a) never erred even in non-Torah matters
b) never erred in Torah matters, but might rarely have erred in science
c) never erred in Torah matters, but relied on the faulty science of their time
d) definitely had faulty science and possibly erred in some history as well
e) did pretty well but made a lot of mistakes
f) Leave this question out of my results
For me, at least, this question overlaps with the last, though it is not the same.
I will first discuss whether Chazal "erred in Torah matters." If this question is asking whether there are halachic or hashkafic statements in the Talmud that are based on incorrect recollection, misunderstanding, or faulty reasoning, I think the answer is clearly that there are. Why else would Rav Dimi and Ravin, for example, argue all the time about what Rabbi Yochanan said? How could anybody ever question anybody else's kal vachomer? How could Rabbi Yehudah ben Tabbai have wrongly ordered someone executed without having adhered to the proper judicial procedures (Makkot 5b)? How could Rabbi Yehoshua et al. have been contradicted by a heavenly voice in their famous dispute with Rabbi Eliezer? In the absence of evidence that the Talmudic sages had perfect memories or flawless analytical minds, I do not believe they had either.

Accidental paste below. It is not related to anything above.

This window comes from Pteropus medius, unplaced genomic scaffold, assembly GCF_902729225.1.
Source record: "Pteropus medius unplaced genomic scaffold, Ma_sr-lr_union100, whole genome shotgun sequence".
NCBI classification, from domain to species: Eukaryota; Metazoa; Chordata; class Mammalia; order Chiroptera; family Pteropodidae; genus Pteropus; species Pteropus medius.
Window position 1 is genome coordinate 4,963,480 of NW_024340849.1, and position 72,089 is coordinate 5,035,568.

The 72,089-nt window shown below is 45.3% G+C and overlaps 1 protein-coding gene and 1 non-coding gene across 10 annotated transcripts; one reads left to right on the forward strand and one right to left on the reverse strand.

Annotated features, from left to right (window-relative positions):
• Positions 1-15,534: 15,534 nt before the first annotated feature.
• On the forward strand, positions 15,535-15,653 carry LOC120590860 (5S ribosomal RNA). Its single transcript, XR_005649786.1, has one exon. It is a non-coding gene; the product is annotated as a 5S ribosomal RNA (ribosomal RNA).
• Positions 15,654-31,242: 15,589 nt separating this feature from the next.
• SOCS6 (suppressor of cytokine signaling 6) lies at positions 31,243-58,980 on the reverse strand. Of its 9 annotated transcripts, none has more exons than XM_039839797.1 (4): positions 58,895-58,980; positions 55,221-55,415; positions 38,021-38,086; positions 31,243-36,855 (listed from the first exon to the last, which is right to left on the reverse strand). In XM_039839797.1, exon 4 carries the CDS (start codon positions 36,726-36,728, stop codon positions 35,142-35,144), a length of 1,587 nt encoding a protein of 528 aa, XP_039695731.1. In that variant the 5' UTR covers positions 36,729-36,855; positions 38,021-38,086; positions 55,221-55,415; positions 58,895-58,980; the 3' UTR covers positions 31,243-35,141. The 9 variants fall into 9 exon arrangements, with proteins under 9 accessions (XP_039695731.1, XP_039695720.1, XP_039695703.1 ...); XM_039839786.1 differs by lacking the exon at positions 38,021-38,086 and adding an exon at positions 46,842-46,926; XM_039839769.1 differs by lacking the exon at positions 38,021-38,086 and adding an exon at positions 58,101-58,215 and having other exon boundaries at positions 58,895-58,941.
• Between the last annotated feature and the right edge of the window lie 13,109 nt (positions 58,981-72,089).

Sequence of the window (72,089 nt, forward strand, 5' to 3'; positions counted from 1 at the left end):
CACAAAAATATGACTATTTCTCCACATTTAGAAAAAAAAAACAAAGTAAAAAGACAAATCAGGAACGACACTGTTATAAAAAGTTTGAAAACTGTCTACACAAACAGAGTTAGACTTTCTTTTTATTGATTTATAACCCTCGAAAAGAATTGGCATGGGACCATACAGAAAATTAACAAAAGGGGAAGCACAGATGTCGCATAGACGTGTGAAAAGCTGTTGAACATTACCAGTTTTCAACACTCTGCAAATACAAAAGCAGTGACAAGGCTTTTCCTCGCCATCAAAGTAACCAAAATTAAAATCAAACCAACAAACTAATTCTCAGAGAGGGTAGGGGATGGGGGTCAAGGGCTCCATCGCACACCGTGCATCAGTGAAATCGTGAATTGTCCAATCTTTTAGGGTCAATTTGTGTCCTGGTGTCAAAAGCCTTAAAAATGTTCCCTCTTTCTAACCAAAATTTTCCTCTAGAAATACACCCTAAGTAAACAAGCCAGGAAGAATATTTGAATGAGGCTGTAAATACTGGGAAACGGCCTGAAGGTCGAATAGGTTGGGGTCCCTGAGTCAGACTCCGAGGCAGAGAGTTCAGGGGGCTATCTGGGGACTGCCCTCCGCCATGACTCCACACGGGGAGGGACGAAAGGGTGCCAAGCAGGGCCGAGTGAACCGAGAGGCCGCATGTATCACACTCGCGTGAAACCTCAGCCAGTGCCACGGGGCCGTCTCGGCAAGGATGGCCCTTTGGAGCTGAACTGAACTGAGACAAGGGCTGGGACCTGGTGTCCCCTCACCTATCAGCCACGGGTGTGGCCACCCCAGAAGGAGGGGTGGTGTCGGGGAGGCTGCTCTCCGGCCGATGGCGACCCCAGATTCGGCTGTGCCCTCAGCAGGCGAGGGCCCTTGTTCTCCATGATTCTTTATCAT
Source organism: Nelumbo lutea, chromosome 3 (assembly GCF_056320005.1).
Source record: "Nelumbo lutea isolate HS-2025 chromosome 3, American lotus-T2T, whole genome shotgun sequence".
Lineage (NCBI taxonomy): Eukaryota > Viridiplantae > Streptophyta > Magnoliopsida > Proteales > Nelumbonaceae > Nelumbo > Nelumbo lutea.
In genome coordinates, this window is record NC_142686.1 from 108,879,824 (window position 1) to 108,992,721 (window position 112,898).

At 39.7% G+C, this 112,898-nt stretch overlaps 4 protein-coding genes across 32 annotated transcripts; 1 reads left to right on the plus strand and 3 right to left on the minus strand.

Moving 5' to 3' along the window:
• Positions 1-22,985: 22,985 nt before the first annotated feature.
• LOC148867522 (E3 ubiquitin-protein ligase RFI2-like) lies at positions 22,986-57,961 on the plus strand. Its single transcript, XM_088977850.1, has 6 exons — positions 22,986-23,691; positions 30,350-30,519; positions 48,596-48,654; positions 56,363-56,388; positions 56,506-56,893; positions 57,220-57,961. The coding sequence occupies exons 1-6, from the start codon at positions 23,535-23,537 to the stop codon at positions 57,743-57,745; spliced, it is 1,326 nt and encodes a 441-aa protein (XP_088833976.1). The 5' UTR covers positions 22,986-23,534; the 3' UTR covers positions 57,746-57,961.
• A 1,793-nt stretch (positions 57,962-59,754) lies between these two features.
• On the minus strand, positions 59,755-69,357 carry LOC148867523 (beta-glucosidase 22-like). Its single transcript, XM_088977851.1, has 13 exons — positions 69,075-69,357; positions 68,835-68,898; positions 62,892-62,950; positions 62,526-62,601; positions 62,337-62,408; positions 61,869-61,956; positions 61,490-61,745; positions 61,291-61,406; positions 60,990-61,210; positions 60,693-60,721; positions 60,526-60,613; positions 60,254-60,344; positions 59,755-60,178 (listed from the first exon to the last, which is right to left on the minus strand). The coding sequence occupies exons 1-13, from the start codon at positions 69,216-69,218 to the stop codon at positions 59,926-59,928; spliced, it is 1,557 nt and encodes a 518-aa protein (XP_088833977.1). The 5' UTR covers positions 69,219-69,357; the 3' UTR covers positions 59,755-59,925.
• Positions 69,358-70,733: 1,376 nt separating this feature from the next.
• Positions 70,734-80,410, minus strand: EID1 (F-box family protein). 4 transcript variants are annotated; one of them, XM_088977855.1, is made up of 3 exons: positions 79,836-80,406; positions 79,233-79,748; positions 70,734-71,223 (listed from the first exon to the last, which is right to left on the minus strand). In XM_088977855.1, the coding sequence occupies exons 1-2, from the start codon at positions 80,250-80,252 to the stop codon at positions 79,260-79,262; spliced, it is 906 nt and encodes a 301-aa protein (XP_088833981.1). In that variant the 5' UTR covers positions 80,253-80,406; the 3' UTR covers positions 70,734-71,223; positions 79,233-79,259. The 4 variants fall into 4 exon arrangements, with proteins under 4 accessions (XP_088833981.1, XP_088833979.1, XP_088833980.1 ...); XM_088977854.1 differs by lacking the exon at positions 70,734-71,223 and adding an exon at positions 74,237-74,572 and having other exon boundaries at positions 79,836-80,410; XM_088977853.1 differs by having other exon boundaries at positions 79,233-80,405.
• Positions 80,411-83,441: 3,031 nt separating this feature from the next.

The fact that Chazal were imperfect human beings, just like the rest of us, does not, however, diminish the halachic and hashkafic authority of the Talmud. Even though any given halachic pronouncement of the Talmud may be based on flawed information or skill, it is still binding. Torah lo bashamayim hi; our obligations in the service of God are determined by the earthly, human, halachic process, part of which, in our day and age, is the supremity of the Talmud. Our job as Jews is, ultimately, to do what God expects of us, and God expects us to follow the Talmud, even if he "personally" thinks the Talmud said something stupid.
Mistakes in science? I opined on this topic in the last post on the Orthodoxy Test (#15). Just to summarize in one sentence: I haven't come across sufficient evidence to dissuade me from my initial, intuitive assumptions that (1) Chazal, like all other people, weren't omniscient, in science or in anything else; and (2) some of their scientific beliefs - like the shape of the Earth, or their model of the solar system, or the manner in which lice are formed - are wrong. (I suppose (2) is not really an intuitive belief, but it is one in which I have a great deal of confidence.)
Mistakes in history? The issue that comes immediately to mind is the dating of the construction of the Second Temple: modern archaeology claims it to have been built 166 years (if memory serves) before the Talmud says it was. Could Chazal have been wrong about this, or about other historical assertions that they made? Why not? Again, where's the proof they had perfect memories, never garbled their information, and kept flawless records of every single fact and event?
I chose (d). (E) sounds to me to be suggesting that Chazal's words are not binding, because their judgment was flawed, and if we can judge better, we can override what they said. This assertion is false, because it does not take into account the halachic process and the authority it has lent to the Talmud, as discussed above.